Joint, bone, spine : revue du rhumatisme | 8 Feb 2019
AC Desbois, P Cacoub and D Saadoun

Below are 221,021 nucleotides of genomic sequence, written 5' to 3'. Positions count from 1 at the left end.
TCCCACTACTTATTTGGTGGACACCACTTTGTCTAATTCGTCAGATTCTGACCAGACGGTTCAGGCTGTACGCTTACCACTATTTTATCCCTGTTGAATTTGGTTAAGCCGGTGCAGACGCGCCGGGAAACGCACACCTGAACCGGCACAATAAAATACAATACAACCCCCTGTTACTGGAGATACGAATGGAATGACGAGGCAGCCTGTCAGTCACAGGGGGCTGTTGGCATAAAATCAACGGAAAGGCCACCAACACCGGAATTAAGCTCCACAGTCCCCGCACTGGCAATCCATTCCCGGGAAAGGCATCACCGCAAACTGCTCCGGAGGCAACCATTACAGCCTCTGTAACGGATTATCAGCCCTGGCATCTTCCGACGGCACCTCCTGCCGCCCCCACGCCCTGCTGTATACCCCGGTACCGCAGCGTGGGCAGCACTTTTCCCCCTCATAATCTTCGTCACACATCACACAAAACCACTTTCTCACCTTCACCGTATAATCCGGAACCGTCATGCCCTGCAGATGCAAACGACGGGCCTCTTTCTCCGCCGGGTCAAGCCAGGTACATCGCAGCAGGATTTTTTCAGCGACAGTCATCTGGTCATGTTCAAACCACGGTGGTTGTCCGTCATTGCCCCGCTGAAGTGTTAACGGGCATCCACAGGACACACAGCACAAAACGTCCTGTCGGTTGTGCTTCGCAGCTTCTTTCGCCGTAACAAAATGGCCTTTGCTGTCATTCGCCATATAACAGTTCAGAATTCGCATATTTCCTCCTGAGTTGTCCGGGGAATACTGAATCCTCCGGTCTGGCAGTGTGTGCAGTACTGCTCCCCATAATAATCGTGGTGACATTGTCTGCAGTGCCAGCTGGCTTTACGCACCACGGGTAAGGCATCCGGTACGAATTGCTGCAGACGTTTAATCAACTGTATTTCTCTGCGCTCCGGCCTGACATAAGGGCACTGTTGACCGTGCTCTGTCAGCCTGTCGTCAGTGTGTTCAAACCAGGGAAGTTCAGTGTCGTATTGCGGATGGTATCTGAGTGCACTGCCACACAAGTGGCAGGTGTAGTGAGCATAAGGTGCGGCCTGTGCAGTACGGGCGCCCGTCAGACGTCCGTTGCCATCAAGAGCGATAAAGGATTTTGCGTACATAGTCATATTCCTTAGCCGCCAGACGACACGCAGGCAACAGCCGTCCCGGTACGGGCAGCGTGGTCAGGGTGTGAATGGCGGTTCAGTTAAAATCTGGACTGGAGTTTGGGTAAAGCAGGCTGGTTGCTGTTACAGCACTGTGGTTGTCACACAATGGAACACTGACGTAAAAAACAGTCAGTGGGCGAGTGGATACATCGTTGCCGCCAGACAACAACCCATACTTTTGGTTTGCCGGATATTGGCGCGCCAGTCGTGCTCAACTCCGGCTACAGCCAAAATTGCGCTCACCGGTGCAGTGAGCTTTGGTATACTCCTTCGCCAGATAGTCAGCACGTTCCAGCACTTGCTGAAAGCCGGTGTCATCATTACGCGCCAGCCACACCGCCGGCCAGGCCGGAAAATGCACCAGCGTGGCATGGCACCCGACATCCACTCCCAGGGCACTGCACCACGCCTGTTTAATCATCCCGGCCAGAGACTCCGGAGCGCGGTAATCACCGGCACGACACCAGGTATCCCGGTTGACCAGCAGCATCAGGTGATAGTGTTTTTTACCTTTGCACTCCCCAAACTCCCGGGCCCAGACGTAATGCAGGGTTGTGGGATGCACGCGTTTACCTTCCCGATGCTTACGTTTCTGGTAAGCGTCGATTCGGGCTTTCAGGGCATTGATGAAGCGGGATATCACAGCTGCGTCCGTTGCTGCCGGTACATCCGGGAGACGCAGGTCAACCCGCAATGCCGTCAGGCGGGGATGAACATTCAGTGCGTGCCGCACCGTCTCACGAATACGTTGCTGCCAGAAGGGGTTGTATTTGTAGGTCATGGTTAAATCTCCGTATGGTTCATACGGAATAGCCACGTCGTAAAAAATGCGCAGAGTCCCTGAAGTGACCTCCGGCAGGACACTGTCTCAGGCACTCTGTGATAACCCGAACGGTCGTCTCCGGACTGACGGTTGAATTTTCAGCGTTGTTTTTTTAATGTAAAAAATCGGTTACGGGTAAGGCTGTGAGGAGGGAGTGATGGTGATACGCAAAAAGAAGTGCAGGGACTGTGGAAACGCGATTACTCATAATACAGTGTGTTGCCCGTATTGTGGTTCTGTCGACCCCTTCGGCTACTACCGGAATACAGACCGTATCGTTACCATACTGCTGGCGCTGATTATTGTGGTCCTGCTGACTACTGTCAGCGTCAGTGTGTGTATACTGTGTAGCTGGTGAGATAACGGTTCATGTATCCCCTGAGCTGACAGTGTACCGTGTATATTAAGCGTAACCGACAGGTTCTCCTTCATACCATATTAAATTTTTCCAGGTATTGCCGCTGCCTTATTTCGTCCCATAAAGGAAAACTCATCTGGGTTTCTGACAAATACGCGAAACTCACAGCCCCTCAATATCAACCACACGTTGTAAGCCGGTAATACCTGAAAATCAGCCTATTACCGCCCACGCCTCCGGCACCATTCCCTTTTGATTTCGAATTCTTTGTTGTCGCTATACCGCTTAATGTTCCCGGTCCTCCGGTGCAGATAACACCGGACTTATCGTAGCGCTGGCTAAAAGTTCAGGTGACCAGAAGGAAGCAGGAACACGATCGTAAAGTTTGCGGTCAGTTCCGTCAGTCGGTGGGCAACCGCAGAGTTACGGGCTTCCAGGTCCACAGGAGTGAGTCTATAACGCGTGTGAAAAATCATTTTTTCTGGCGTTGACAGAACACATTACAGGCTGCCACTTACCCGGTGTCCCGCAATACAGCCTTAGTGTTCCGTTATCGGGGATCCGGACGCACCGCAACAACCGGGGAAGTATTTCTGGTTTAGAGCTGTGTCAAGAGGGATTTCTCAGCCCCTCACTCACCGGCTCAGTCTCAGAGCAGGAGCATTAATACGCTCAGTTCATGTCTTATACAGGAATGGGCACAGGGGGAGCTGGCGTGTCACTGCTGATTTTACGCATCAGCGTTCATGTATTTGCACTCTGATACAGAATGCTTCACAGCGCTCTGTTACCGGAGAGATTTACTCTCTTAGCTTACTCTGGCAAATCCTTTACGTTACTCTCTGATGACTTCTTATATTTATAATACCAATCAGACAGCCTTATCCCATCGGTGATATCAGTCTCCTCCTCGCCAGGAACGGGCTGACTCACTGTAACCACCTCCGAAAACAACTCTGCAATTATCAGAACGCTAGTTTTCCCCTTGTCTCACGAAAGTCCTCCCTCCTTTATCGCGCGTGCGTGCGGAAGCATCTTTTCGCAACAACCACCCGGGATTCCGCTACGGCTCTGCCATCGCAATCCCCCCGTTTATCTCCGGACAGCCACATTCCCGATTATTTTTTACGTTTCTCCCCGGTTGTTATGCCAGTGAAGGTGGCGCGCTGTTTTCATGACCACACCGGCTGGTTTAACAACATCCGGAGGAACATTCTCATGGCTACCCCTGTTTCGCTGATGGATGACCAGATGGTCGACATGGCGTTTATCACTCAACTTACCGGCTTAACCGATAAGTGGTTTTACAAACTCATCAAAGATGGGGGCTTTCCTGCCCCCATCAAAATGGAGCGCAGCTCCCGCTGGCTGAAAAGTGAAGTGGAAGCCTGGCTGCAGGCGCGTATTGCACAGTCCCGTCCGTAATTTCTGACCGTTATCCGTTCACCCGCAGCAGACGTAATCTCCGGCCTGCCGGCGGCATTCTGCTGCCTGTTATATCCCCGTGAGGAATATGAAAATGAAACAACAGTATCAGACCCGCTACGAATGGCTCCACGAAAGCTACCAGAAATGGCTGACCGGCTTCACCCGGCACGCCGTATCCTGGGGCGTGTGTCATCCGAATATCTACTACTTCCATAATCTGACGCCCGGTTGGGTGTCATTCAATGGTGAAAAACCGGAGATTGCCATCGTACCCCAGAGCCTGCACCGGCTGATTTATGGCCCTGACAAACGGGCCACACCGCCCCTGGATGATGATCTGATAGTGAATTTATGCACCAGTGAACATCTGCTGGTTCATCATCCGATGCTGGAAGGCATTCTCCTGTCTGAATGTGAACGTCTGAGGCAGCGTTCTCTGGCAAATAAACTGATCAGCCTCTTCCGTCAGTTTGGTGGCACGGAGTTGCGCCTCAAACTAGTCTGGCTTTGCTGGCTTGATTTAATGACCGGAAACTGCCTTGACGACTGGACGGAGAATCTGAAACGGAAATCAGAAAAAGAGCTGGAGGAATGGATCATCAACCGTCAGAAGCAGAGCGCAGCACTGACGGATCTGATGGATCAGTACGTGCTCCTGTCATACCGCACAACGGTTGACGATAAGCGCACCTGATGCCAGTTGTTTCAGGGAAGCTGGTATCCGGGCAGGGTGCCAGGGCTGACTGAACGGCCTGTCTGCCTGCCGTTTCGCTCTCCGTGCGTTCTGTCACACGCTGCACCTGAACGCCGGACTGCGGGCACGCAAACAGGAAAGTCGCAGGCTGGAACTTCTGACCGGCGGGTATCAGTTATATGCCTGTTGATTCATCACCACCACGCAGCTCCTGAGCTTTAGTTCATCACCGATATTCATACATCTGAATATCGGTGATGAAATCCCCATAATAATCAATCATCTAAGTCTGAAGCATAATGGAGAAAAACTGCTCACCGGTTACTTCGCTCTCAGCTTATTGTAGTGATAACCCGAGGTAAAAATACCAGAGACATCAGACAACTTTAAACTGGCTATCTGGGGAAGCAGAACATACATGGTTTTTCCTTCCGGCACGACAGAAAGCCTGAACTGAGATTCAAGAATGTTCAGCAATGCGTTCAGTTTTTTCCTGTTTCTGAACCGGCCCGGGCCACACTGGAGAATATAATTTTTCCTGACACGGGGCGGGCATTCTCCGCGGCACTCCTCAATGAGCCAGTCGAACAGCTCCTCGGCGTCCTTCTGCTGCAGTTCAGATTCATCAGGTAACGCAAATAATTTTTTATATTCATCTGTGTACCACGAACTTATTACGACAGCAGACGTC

Cryoglobulinemia is defined as the persistent presence in serum of abnormal immunoglobulins (Igs) that precipitate at low temperatures and dissolve again upon warming. Cryoglobulins may be composed only of a monoclonal Ig (simple type I cryoglobulinemia), of a monoclonal Ig bound to the constant domain of polyclonal Ig heavy chains (mixed type II cryoglobulinemia), or only of polyclonal Igs (mixed type III cryoglobulinemia). The manifestations of type I cryoglobulinemia are often related to intravascular obstruction, whereas those seen in the mixed cryoglobulinemias often originate in true immune complex-mediated vasculitis. The main clinical manifestations affect the skin (purpura, necrotic ulcers), joints, peripheral nervous system, and kidneys (membranoproliferative glomerulonephritis). Patients with type I cryoglobulinemia should be investigated for hematological malignancies (myeloma and B-cell lymphoma). Hepatitis C is the main diagnosis to consider in patients with mixed cryoglobulinemia, followed by connective tissue disease and B-cell non-Hodgkin’s lymphoma. The treatment depends mainly on the cause of the cryoglobulinemia. For instance, hepatitis C virus (HCV) eradication is in order in patients with HCV-associated cryoglobulinemia vasculitis, and the underlying hematological malignancy must be treated in patients with type I cryoglobulinemia.
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